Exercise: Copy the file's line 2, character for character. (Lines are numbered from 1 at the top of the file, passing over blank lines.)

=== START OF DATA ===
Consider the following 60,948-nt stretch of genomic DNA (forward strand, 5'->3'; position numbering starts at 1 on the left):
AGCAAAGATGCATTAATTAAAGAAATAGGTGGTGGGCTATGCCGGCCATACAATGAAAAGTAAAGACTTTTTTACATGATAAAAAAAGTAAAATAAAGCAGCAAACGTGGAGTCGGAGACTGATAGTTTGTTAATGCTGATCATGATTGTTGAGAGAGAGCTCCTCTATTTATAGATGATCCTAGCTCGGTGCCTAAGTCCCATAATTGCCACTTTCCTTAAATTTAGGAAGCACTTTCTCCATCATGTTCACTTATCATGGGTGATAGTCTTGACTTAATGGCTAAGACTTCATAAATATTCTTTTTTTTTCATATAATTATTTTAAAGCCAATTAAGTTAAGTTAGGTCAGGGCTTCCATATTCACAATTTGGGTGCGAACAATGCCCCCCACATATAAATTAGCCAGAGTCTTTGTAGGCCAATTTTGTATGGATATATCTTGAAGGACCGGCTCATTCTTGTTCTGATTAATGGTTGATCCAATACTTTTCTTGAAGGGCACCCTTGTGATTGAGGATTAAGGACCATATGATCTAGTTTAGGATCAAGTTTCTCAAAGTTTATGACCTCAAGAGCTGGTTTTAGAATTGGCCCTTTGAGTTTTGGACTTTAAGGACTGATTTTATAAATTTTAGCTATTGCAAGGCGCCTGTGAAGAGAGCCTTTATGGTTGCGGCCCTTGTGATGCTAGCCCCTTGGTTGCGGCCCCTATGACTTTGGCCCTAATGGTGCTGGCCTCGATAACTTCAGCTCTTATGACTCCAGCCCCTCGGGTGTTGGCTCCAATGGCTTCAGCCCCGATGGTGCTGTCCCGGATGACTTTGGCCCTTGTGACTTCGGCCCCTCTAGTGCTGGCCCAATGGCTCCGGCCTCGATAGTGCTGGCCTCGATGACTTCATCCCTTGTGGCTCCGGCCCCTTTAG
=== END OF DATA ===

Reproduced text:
AGCAAAGATGCATTAATTAAAGAAATAGGTGGTGGGCTATGCCGGCCATACAATGAAAAGTAAAGACTTTTTTACATGATAAAAAAAGTAAAATAAAGCAGCAAACGTGGAGTCGGAGACTGATAGTTTGTTAATGCTGATCATGATTGTTGAGAGAGAGCTCCTCTATTTATAGATGATCCTAGCTCGGTGCCTAAGTCCCATAATTGCCACTTTCCTTAAATTTAGGAAGCACTTTCTCCATCATGTTCACTTATCATGGGTGATAGTCTTGACTTAATGGCTAAGACTTCATAAATATTCTTTTTTTTTCATATAATTATTTTAAAGCCAATTAAGTTAAGTTAGGTCAGGGCTTCCATATTCACAATTTGGGTGCGAACAATGCCCCCCACATATAAATTAGCCAGAGTCTTTGTAGGCCAATTTTGTATGGATATATCTTGAAGGACCGGCTCATTCTTGTTCTGATTAATGGTTGATCCAATACTTTTCTTGAAGGGCACCCTTGTGATTGAGGATTAAGGACCATATGATCTAGTTTAGGATCAAGTTTCTCAAAGTTTATGACCTCAAGAGCTGGTTTTAGAATTGGCCCTTTGAGTTTTGGACTTTAAGGACTGATTTTATAAATTTTAGCTATTGCAAGGCGCCTGTGAAGAGAGCCTTTATGGTTGCGGCCCTTGTGATGCTAGCCCCTTGGTTGCGGCCCCTATGACTTTGGCCCTAATGGTGCTGGCCTCGATAACTTCAGCTCTTATGACTCCAGCCCCTCGGGTGTTGGCTCCAATGGCTTCAGCCCCGATGGTGCTGTCCCGGATGACTTTGGCCCTTGTGACTTCGGCCCCTCTAGTGCTGGCCCAATGGCTCCGGCCTCGATAGTGCTGGCCTCGATGACTTCATCCCTTGTGGCTCCGGCCCCTTTAG